So, here's the thing: There are going to be (at least) 15 Republican candidates running for president in 2016. All but one of them is a dude.

And here's the other thing: The odds-on favorite to be the Democratic nominee is Hillary Clinton.

The New Yorker's cover this week, which depicts some of the top (male) Republican contenders in a locker room getting ready for the race -- with Hillary peeking in the window! -- makes quite clear why those two realities are a problem for the Republican party.

Perception matters -- a lot -- in politics. And at the moment, Republicans' image as a party considered less-than-friendly to women is a major problem. After losing the female vote by just three points in 2004, Republicans lost among women by 13 in 2008 and 11 in 2012.  Compounding that problem is the fact that women have made up a solid majority of the overall electorate in each of those three elections -- 54 percent in 2004 and 53 percent in both 2008 and 2012.

With that as a backdrop, you can understand why the (likely) exclusion of former HP executive Carly Fiorina -- the aforementioned one woman running for the Republican nod -- from the first presidential debate in August is so concerning for many Republican types.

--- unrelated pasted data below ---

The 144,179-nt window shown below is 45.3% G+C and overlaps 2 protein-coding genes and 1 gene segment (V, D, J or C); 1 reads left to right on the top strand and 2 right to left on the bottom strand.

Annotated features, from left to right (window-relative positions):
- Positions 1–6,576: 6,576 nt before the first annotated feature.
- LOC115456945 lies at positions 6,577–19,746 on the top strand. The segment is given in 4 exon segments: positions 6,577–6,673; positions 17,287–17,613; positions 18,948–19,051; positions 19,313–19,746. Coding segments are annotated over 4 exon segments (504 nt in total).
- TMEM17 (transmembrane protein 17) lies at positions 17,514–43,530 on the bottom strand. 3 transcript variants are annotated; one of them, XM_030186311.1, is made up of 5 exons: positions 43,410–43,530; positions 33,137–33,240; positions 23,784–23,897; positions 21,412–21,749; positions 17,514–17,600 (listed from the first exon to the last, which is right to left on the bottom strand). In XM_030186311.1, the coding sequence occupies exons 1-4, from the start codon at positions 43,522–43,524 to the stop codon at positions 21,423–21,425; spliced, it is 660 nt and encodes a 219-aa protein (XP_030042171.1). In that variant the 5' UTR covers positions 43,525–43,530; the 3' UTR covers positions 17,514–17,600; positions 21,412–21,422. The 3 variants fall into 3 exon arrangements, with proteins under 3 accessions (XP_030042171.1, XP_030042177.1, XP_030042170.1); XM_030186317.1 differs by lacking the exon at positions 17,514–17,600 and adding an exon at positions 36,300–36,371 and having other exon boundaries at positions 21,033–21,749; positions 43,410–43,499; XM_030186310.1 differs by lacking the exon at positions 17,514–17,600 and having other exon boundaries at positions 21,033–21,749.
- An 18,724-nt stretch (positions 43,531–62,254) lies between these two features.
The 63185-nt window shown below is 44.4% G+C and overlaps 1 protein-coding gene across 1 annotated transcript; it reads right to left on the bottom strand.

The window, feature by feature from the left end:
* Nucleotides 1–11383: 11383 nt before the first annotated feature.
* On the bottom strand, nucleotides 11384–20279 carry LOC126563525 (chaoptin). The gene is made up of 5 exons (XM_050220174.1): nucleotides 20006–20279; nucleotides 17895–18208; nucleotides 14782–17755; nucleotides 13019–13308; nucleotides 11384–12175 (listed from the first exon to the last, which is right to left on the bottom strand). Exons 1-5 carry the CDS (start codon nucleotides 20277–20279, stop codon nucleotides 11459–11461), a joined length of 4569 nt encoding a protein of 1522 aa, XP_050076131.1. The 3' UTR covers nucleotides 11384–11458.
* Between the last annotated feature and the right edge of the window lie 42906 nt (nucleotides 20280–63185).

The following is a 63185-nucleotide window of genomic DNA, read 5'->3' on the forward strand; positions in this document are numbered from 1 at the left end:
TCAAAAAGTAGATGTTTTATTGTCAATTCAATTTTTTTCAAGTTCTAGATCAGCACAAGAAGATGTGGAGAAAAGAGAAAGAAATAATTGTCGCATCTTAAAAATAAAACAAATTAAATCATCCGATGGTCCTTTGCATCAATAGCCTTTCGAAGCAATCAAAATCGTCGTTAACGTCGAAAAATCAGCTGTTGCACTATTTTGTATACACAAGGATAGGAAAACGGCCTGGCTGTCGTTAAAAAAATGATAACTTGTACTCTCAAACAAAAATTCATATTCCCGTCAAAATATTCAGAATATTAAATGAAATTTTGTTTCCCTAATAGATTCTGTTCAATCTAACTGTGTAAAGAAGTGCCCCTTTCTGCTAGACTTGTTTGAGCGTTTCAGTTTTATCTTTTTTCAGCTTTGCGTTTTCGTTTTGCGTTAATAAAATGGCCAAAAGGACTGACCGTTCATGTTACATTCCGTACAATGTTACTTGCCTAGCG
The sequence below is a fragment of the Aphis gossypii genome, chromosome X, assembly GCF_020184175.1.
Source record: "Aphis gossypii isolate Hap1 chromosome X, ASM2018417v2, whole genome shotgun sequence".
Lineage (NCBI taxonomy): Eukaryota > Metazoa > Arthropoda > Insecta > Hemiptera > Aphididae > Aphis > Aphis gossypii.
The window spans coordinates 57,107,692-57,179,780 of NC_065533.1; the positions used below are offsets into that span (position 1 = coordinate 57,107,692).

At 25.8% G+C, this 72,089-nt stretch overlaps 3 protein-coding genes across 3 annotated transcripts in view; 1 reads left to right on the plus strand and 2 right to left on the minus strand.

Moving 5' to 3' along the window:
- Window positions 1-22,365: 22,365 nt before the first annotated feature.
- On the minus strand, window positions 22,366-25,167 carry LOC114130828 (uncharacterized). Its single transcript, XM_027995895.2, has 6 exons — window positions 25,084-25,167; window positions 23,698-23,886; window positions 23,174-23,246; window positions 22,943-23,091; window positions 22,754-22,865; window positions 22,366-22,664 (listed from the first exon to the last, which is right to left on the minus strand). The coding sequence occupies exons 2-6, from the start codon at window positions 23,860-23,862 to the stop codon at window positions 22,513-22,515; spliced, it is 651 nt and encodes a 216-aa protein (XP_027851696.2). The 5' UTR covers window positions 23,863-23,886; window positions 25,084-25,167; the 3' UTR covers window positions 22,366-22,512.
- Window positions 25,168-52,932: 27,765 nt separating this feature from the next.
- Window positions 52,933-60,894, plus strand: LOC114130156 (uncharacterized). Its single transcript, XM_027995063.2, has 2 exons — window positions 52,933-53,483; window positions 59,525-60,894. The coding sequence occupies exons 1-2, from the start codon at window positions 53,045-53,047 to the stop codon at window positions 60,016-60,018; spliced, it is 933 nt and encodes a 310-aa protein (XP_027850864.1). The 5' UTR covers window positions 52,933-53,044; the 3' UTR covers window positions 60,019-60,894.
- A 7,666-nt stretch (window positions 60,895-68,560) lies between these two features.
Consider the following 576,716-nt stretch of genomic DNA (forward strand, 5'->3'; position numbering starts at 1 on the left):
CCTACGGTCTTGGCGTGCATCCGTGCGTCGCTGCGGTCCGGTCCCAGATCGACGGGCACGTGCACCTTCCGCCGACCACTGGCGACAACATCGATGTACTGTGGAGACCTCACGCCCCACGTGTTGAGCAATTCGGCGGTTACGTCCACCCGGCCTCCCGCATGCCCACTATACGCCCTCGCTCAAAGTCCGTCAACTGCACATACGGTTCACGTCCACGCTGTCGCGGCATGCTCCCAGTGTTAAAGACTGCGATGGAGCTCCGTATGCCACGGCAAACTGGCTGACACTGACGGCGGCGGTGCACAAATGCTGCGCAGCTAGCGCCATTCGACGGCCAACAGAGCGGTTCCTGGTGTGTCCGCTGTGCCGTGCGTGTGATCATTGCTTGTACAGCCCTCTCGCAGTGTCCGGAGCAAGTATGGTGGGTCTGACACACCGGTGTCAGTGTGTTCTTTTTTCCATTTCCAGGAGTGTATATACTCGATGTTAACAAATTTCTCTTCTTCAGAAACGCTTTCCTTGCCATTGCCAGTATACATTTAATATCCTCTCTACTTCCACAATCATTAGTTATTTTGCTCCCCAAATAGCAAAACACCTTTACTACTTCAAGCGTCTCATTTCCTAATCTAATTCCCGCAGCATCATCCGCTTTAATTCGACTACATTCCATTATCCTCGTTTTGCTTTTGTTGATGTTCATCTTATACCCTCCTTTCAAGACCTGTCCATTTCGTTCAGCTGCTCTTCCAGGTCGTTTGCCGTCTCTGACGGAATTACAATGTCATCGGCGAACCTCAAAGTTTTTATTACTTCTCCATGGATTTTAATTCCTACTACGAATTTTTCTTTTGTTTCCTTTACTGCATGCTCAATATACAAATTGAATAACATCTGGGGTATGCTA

Fox News Channel, which is sponsoring that first debate, said last week that the top 10 candidates in an average of the last five national polls would make the stage. And at the moment, Fiorina is nowhere near the top 10.


No, I don't think that Fiorina on the debate stage in Ohio in August would solve the gender gap that Republican presidential nominees have grappled with over the past few cycles. By any measure, she's a long-shot candidate. But  debates this early in an election are really symbolic endeavors -- showcasing the sort of face(s) the party is putting forward.  And 10 male faces -- seven of which are white -- on a debate stage as the first impression many voters have of the "new" GOP isn't ideal.

There's not a whole heck of a lot Republicans can do to fix that problem.  Fiorina is getting some positive reviews on the campaign trail -- especially in Iowa -- so maybe things will take care of themselves. But if they don't, put this down as one of the many reasons that big fields are not what a party wants when trying to pick a presidential nominee.